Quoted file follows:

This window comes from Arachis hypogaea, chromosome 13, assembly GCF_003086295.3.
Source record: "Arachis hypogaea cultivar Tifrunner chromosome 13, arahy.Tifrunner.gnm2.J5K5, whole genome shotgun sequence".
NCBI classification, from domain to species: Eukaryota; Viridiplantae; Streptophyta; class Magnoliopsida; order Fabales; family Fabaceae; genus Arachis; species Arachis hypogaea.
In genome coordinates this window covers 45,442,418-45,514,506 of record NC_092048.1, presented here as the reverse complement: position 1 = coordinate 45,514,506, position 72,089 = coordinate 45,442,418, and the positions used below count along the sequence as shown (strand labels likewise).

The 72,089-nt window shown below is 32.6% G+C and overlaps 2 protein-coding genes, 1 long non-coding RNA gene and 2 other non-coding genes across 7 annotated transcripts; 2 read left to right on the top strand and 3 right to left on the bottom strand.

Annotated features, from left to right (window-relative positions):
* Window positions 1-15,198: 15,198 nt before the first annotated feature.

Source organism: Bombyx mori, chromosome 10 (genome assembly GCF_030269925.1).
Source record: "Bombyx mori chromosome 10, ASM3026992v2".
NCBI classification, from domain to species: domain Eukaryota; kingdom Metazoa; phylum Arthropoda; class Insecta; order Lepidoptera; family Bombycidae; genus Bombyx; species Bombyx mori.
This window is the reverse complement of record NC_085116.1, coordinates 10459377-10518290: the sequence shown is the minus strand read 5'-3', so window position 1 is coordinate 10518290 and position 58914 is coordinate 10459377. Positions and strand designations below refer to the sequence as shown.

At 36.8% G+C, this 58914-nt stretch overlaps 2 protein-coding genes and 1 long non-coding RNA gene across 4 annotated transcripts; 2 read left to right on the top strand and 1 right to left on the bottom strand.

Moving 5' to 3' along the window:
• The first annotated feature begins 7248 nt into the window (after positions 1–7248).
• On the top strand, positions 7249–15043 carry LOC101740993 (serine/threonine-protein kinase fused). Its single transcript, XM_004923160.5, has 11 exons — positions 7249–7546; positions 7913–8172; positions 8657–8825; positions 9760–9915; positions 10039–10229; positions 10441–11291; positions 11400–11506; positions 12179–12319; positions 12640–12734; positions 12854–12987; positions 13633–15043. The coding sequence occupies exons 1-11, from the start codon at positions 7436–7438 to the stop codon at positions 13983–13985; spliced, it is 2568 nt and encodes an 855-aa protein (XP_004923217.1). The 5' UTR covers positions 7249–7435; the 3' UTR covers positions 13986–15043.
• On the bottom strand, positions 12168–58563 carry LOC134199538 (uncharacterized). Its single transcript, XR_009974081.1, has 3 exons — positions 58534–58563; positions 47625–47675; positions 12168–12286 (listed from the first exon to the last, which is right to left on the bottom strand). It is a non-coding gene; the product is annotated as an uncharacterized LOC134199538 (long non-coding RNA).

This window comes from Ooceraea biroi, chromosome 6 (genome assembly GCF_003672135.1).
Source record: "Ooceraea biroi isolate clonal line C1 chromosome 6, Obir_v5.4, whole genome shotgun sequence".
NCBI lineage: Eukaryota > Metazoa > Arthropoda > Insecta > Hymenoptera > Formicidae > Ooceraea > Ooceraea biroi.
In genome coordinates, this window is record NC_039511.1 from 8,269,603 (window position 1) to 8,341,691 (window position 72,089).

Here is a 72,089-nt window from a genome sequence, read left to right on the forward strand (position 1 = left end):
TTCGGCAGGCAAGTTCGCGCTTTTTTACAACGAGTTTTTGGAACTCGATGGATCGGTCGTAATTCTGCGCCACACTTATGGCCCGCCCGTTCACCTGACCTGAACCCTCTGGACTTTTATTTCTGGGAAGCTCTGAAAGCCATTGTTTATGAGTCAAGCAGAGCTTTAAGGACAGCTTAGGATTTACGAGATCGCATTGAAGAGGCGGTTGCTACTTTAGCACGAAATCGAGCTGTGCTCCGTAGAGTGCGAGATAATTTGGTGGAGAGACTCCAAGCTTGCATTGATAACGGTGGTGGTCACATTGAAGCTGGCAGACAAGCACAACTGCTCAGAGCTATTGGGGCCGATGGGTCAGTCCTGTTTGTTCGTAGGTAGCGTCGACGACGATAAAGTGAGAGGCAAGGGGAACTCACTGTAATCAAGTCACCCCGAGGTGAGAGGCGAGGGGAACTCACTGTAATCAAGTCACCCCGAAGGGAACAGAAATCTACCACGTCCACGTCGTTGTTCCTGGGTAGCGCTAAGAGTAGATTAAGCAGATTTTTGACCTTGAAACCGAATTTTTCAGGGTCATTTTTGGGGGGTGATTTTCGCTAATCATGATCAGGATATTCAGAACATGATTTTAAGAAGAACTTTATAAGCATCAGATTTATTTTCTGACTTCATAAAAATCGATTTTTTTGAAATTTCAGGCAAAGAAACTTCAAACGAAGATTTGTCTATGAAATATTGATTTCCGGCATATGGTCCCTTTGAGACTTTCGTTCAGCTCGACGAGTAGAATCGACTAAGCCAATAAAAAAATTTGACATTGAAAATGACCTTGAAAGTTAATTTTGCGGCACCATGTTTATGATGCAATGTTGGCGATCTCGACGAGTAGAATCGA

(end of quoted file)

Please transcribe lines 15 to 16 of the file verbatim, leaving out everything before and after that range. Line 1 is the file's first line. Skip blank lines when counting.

• On the top strand, positions 7249–15043 carry LOC101740993 (serine/threonine-protein kinase fused). Its single transcript, XM_004923160.5, has 11 exons — positions 7249–7546; positions 7913–8172; positions 8657–8825; positions 9760–9915; positions 10039–10229; positions 10441–11291; positions 11400–11506; positions 12179–12319; positions 12640–12734; positions 12854–12987; positions 13633–15043. The coding sequence occupies exons 1-11, from the start codon at positions 7436–7438 to the stop codon at positions 13983–13985; spliced, it is 2568 nt and encodes an 855-aa protein (XP_004923217.1). The 5' UTR covers positions 7249–7435; the 3' UTR covers positions 13986–15043.
• On the bottom strand, positions 12168–58563 carry LOC134199538 (uncharacterized). Its single transcript, XR_009974081.1, has 3 exons — positions 58534–58563; positions 47625–47675; positions 12168–12286 (listed from the first exon to the last, which is right to left on the bottom strand). It is a non-coding gene; the product is annotated as an uncharacterized LOC134199538 (long non-coding RNA).